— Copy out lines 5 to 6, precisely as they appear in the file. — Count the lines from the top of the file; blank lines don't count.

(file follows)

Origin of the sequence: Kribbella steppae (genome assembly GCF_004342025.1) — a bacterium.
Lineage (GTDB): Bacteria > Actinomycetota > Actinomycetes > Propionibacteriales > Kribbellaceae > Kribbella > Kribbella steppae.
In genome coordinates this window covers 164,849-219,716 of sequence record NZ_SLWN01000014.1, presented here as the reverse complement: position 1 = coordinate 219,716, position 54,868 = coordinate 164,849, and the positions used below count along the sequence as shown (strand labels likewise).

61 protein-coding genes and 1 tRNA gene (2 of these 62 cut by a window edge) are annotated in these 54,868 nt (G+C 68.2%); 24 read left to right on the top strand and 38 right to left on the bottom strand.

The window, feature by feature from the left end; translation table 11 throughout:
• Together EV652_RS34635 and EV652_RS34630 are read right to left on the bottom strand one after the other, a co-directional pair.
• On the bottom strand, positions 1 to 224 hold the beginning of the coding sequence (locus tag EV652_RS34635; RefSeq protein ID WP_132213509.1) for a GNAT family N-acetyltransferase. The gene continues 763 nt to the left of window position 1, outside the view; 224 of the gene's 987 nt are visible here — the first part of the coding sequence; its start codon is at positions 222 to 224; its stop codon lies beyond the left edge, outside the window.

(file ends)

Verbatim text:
The window, feature by feature from the left end; translation table 11 throughout:
• Together EV652_RS34635 and EV652_RS34630 are read right to left on the bottom strand one after the other, a co-directional pair.